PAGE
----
That sounds like a lot of opportunity for a catastrophic failure, but it is really not as bad as it seems. First, having a checklist and following it to the letter every single time you bring the generator online prevents problems. As they say, the best safety is between your ears; or to put it another way, attempting to design a foolproof piece of equipment underestimates the ingenuity of fools. Second, there are three circuit breakers separating the generator from the house wiring. Two of those are 40 amps and the third is 30 amps. The generator is rated 7,500 watts continuous. 30 amps at 240 volts is 7,200 watts, or 96 percent of the continuous rating of the generator. That is a nice safety margin. On the other side of the main breaker is a whole neighborhood just waiting to be powered up. To a 30 amp breaker, that looks like a dead short. If the generator were brought online with the main breaker in the "on" position, that 30 amp breaker would trip instantly. Granted, the best solution is a true transfer switch that disconnects the public power before connecting the generator line. But those are not only expensive; they are also not necessarily 100 percent reliable. Sure, if you have one of those big industrial three-pole double-throw knife switches as a transfer switch, that would be as close to 100 percent reliability as you can get. But those are not easy to find, and a new one probably costs a thousand dollars if you do find it. If you find a surplus one cheap, by all means use it. I used to have one myself, but I haven't seen it in over ten years, so I obviously don't have it any more. The transfer switches that are readily available are nothing more than a pair of breakers placed back to back so the act of making one connection breaks the other. That works, but breakers do fail on occasion, and one of the ways they can fail is sticking contacts so that a breaker that is supposed to be "turned off" is actually still conducting. That is unlikely though, so if you prefer to shell out 300 dollars or more for one of these, have at it. Personally, if I wanted one of these I would make my own from breakers and boxes I already own. There is another disadvantage to a transfer switch, even the big industrial knife switches: it has to go "upstream" of your main breaker, between the breaker box and the meter. Because you don't control the meter, this means you have to get the power company to come out and disconnect it before you can work on that portion of the circuit. You do not want to work on that wiring while it is live, even if it were legal. Actually there is a way to install your transfer switch without calling the electric company and telling them about it so they can disconnect the line. Just don't pay your bill. After awhile they will come out and disconnect your power without your asking them to do so. After you install your switch, pay the bill and they will reconnect your power. This is merely a tongue-in-cheek observation, not a recommendation. Some utility companies would probably have you up on charges (no pun intended) if you actually did that. That is one of the reasons I prefer to keep all my electrical work downstream of the main breaker. In some jurisdictions (mine, for example), the wiring downstream of the main breaker is the responsibility of the owner. The power company doesn't worry too much about it, as long as the main breaker is in place. So the first time I saw a generator circuit interlock, I was excited about it. Basically it is just a sliding bar that blocks one breaker while leaving another free. In one position it allows the main breaker to be on while blocking another breaker (for the generator input) in the off position. In the other position it allows you to switch the generator circuit on, but you must first switch the main breaker off. Electrically it is nothing more than an additional breaker that connects the generator just as if it were a water heater or other 240 volt appliance. The sliding bar is what makes it different. It is not only simpler, but also cheaper than a transfer switch. The companies that produce them make different versions to fit specific breaker panels. Also, some load center manufacturers sell a kit to fit their own panel. Most of these interlock kits sell for around 100 dollars, which seems like a lot for a metal bar and some screws (and is), but it is far cheaper than a transfer switch, especially when you factor in utility company service charges and labor charges for the licensed electrician that the utility will likely demand that you hire to install the switch. Depending on your specific panel, you may be able to make your own interlock. I was lucky enough to have a Square D QO panel. In this panel the main breaker is centered at the top and switches horizontally, while the individual circuit breakers are in two vertical rows and also switch horizontally. This makes for the simplest possible interlock. The generator circuit must go in the top right position. This allows a simple sliding steel bar about 3/8-inch wide and 1 1/2-inch long to block either the main breaker or the generator breaker, making it impossible for both to be energized at the same time. I have decided to implement such a device, and have taken the first steps to do so. The dryer circuit is less than ideal anyway because I can hear a slight hesitation in the air conditioning compressor when it cycles on during generator operation. I have listened to the generator when the compressor kicks in and it doesn't strain at all, so the culprit has to be voltage drop across the wiring and all its breakers. Fortuitously, the load center in my workshop is also a Square D QO, and it contained an unused 30 amp double-pole breaker. So I absconded with that breaker and used it for my new dedicated generator circuit in the main panel. To do so and put it in the correct location for an interlock, I had to move one single-pole breaker from the right to the left side, open another slot at the bottom of the right bank, and move all of the remaining breakers in the right bank down by two slots to vacate the top two slots for the generator breaker. This went off without a hitch. Also fortuitously, about a year ago I came into possession of a section of 6/3 (with ground) UL direct-burial wire long enough to reach from the generator to the main breaker. There won't be much voltage drop on that with 7.2 kilowatts maximum. The last thing I did was install a real fused disconnect at the generator end of the line, and put 30 amp fuses in it. I will leave that connected even when I am not using the generator. I'm using that because fuses are more reliable safety devices than mechanical breakers, and because (you guessed it) I salvaged that from a rewire job, too.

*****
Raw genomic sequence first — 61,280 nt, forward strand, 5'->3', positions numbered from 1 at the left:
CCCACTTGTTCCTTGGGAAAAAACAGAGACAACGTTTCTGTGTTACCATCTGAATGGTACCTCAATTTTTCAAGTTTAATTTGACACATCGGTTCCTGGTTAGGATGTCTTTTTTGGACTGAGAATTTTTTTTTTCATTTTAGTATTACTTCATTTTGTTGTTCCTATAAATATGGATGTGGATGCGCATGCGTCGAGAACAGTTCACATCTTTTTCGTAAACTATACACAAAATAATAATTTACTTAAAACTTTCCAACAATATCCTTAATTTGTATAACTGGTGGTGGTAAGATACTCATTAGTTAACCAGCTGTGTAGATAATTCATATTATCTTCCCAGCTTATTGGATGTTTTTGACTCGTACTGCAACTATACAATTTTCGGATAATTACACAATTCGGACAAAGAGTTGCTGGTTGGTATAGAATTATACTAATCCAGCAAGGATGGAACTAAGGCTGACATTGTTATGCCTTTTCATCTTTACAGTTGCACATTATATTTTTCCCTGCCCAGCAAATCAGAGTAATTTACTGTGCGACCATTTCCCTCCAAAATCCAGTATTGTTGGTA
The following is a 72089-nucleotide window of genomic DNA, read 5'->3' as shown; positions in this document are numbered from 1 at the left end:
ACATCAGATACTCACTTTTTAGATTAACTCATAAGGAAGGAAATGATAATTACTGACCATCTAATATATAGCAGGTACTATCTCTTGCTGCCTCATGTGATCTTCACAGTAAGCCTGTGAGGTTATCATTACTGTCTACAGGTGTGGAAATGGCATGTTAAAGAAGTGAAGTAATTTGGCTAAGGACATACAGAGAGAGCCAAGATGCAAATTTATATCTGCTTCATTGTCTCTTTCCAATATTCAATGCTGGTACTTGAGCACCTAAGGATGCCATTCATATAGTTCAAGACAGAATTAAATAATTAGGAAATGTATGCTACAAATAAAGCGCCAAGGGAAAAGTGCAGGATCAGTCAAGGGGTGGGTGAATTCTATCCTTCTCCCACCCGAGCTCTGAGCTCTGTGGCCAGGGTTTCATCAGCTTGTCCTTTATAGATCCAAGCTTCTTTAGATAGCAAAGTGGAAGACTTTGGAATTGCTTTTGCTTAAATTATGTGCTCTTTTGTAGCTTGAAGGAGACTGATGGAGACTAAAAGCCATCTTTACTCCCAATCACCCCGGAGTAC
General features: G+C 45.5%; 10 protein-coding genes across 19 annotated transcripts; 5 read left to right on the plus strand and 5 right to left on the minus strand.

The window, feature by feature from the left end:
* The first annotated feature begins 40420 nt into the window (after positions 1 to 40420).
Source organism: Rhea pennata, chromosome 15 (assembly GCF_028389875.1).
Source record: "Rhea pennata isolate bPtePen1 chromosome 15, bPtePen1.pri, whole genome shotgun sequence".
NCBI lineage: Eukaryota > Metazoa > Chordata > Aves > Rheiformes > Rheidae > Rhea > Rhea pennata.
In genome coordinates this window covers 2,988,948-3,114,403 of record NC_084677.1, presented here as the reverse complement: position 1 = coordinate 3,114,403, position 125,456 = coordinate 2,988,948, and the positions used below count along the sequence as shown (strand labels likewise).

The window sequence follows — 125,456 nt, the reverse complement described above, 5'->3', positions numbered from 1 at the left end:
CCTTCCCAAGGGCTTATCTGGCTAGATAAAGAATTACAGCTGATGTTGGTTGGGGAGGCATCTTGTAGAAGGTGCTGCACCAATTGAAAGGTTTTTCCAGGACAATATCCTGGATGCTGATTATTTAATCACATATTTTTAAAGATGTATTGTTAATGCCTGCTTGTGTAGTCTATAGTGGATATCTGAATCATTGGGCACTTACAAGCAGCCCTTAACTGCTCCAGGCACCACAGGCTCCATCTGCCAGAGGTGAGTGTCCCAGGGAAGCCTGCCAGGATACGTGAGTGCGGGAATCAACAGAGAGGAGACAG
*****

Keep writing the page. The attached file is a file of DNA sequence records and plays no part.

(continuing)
Now the generator changeover procedure goes like this:

  1. Switch off the main breaker.
  2. Switch off the circuit(s) I do not wish to power right now, such as the water heater.
  3. Go out to the generator shed and start the genny.
  4. Return to the breaker box and bring the generator circuit online.
As you can see, that is easier and less prone to accidents than the way it was before.
By the way, if you have never had a diesel generator and have been thinking about buying one for either backup or offgrid prime power, allow me to offer a bit of advice: you do not need or want a big enough generator to power everything in your home at the same time. Not only will a generator that big cost far more money than you need to spend, it will also use more fuel than necessary and furthermore, will give you more problems than a properly-sized generator. The reason this is true is because diesels like to work. They are happy running in the range of 50 to 90 percent of their rated capacity. If they are running at 20 percent of capacity for extended periods, not only will they use more fuel than a smaller generator powering the same load, but that excess fuel will produce more soot and other deposits, which will build up in the engine (especially around the exhaust valves and in the exhaust system) and gradually reduce its performance, making it use even more fuel and become harder and harder to start. The cure for that condition is to hook it up to a near-maximum load and let it run that way for an extended time, but it is better to prevent the condition by sizing the generator such that you can run it in the upper 50 percent of its capacity most of the time. There is an old adage among (mostly retired now) truckers who are familiar with the old 2-cycle Detroit Diesel engine that the way to ensure good service from a truck powered by one of those is to slam your hand in the door first thing in the morning so you will be mad at it, and drive it like you are trying to kill it! That is somewhat of an exaggeration of course, but it does contain a kernel of truth. The same thing applies to the more common 4-cycle diesels, too.